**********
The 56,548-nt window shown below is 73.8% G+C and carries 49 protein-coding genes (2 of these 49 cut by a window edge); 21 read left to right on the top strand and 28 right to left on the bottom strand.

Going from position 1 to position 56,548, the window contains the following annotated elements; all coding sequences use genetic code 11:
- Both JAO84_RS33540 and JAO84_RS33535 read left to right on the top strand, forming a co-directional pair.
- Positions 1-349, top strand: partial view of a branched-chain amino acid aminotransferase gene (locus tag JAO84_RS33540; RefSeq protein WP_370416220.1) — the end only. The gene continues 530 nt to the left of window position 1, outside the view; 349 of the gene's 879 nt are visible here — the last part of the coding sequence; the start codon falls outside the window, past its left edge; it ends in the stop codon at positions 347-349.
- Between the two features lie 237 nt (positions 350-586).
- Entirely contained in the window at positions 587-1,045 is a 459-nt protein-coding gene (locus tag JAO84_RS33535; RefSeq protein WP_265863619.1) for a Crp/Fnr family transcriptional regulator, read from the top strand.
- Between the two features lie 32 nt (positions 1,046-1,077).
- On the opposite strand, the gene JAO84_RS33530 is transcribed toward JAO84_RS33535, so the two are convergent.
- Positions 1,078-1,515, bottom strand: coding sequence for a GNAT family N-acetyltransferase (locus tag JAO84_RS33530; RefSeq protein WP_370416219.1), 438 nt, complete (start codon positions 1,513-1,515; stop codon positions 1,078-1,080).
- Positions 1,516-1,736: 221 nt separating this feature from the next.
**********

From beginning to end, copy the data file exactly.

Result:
The 56,548-nt window shown below is 73.8% G+C and carries 49 protein-coding genes (2 of these 49 cut by a window edge); 21 read left to right on the top strand and 28 right to left on the bottom strand.

Going from position 1 to position 56,548, the window contains the following annotated elements; all coding sequences use genetic code 11:
- Both JAO84_RS33540 and JAO84_RS33535 read left to right on the top strand, forming a co-directional pair.
- Positions 1-349, top strand: partial view of a branched-chain amino acid aminotransferase gene (locus tag JAO84_RS33540; RefSeq protein WP_370416220.1) — the end only. The gene continues 530 nt to the left of window position 1, outside the view; 349 of the gene's 879 nt are visible here — the last part of the coding sequence; the start codon falls outside the window, past its left edge; it ends in the stop codon at positions 347-349.
- Between the two features lie 237 nt (positions 350-586).
- Entirely contained in the window at positions 587-1,045 is a 459-nt protein-coding gene (locus tag JAO84_RS33535; RefSeq protein WP_265863619.1) for a Crp/Fnr family transcriptional regulator, read from the top strand.
- Between the two features lie 32 nt (positions 1,046-1,077).
- On the opposite strand, the gene JAO84_RS33530 is transcribed toward JAO84_RS33535, so the two are convergent.
- Positions 1,078-1,515, bottom strand: coding sequence for a GNAT family N-acetyltransferase (locus tag JAO84_RS33530; RefSeq protein WP_370416219.1), 438 nt, complete (start codon positions 1,513-1,515; stop codon positions 1,078-1,080).
- Positions 1,516-1,736: 221 nt separating this feature from the next.